An other example of this is swimming – it is a huge achievement for her that she can now float in water and can doggy paddle. So in her mind she is now a champion swimmer and she wants you to think she is a champion swimmer with no further exploration in the skill of swimming. Whilst her achievement in swimming is fantastic, she is neither a champion swimmer, nor has she fully explored her own potential in swimming. So on this trip I did not allow her to believe that she had achieved the pinnacle of achievement when she clearly had only reached base camp and needed to accept the challenge that she could in fact do more and take that journey.
One of things that makes it hard for her to take the journey is her inability to choose what she focuses on because her focus is so intense. So this next school year I have now got her into a routine of mediation, exercise and interest endeavours out side of her normal coping patterns (she still has her coping patterns but the time she spends on them being reduced). I am hoping that by her improving her mental and physical coordination and organising a specific time for exploring her artistic interest, that her general ability to focus and achieve is improved and the overwhelm of the social environment diminished. After a year of this, I will do a rain check and see where she is at before committing to any further plans. What I do know is that for my own sanity, it would be better for her to stay in school, but if that means that it will compromise her ability to be an independent adult with a skill to support herself, then I will have to another way for her to get there.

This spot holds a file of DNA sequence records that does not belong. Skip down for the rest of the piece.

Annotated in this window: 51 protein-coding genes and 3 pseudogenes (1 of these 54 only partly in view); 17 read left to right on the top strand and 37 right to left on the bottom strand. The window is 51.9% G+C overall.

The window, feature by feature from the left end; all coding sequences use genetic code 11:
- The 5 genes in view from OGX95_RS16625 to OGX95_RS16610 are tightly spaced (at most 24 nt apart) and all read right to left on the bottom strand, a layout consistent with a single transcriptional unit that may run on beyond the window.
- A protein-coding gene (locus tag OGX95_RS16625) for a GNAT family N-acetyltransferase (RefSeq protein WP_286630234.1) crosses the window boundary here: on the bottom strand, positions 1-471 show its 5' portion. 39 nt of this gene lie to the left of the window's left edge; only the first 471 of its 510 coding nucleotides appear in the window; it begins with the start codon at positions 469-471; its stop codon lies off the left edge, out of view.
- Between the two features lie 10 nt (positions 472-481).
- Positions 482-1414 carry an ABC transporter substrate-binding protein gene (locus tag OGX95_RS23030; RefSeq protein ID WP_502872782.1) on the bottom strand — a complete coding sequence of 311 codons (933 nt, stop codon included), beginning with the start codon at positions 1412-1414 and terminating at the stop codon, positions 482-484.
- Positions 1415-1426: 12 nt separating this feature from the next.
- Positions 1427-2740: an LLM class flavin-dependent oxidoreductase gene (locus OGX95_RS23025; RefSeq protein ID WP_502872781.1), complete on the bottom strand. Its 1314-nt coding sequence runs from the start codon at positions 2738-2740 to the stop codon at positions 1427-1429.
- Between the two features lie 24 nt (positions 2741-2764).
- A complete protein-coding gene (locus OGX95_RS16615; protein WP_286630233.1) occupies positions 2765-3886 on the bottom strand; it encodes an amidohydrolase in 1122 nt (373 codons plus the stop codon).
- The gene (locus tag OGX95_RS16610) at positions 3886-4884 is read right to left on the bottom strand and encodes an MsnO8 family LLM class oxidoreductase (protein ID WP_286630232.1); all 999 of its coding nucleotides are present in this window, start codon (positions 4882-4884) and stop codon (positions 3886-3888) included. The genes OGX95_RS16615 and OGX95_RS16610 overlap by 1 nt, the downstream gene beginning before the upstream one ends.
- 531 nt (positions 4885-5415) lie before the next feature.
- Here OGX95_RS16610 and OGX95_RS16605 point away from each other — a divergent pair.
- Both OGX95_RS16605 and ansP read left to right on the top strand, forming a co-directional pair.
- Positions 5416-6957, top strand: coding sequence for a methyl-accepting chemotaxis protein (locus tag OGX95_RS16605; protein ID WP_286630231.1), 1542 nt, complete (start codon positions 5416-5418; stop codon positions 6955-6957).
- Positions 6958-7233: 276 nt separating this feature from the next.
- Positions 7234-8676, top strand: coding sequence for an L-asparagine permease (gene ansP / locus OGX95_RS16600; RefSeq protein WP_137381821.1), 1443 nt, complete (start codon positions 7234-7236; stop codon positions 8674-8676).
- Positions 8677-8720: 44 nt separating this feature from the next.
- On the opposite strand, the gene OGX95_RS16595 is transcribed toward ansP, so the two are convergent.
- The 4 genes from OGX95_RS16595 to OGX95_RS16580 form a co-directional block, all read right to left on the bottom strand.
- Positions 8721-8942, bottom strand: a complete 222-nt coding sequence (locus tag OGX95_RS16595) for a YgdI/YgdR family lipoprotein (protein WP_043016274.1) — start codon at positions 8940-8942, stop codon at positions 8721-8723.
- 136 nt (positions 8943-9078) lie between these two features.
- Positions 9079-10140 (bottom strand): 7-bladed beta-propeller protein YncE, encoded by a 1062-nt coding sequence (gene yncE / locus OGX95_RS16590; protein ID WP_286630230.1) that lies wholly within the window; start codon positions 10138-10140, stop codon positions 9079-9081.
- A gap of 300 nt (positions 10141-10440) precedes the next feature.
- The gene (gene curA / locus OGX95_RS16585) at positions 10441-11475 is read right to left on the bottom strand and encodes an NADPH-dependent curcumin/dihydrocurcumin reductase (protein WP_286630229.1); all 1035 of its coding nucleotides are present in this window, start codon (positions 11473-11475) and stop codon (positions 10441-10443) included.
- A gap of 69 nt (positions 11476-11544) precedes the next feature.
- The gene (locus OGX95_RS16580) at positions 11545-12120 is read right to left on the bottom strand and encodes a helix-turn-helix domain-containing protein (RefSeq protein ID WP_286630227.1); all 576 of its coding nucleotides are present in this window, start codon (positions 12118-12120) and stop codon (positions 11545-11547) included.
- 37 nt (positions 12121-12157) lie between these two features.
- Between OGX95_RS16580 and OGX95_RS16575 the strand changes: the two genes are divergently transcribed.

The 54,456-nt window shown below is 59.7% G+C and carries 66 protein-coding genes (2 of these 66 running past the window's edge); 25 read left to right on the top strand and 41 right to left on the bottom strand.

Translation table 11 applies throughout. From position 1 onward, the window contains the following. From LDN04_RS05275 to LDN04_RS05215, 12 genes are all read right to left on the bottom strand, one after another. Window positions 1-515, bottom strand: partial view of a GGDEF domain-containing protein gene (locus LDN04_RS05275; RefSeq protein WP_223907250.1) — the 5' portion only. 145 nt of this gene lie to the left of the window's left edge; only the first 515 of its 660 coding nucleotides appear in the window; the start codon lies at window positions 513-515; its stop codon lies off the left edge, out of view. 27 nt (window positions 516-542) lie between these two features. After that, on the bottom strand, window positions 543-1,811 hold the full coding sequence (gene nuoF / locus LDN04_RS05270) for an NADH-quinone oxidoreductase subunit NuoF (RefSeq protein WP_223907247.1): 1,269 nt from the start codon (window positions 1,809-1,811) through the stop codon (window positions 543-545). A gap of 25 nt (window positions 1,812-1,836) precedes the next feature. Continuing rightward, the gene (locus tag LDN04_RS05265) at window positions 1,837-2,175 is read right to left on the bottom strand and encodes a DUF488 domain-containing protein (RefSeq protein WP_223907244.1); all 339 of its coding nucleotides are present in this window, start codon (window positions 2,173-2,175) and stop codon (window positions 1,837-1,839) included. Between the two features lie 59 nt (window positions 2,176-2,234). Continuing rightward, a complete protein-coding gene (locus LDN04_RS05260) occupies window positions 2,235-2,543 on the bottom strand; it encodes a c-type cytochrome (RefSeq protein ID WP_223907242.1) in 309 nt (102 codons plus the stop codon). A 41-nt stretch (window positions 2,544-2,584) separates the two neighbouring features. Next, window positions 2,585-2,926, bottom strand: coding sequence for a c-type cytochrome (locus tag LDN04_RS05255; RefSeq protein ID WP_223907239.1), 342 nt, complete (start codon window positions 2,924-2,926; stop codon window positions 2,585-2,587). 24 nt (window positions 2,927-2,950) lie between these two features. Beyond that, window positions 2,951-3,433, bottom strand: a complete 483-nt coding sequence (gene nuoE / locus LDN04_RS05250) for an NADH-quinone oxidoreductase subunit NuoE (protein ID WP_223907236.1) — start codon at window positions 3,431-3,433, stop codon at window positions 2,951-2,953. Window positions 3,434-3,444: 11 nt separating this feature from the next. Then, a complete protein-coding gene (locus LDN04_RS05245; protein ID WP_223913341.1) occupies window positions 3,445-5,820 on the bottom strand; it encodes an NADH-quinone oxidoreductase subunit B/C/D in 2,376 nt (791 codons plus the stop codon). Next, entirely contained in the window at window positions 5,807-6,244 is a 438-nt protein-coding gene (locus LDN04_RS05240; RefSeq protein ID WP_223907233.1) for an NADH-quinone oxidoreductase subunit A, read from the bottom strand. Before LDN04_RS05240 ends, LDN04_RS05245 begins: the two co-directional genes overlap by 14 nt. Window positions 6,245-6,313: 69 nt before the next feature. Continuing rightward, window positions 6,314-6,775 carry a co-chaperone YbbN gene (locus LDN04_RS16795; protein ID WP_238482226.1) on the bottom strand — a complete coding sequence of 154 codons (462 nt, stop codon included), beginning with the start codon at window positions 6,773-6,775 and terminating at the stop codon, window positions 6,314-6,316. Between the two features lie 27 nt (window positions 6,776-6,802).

There is another goal, however, that she has now put on the table which is not affected by any of this. She wants to ride a motorbike and when I suggested that she could ride her own bike around the world she became really excited by the idea. So over the next 6 years, slowly but surely, she is going to become a biker. Whether she is good enough to ride around the world, for me, is not important, being able to get on the bike and go somewhere independently would be an amazing achievement in itself and no doubt as she passes each milestone on this journey I will be celebrating it here – first things first though, she needs to learn to ride a bicycle!
For my part the Africa with Autism book is now making solid progress as project ”Sofia Around the World” starts to look like not only an autistic mountain to climb, but a financial one as well!
A big thank you for all the donations received to help us on The Crooked Foot Adventure, with a particular thank you to our benefactor who has supported us since the beginning of our big adventures and without whom none of this would have been possible. Thank you!
If you would like to make a donation and help us to continue to raise awareness for autism please visit the following link: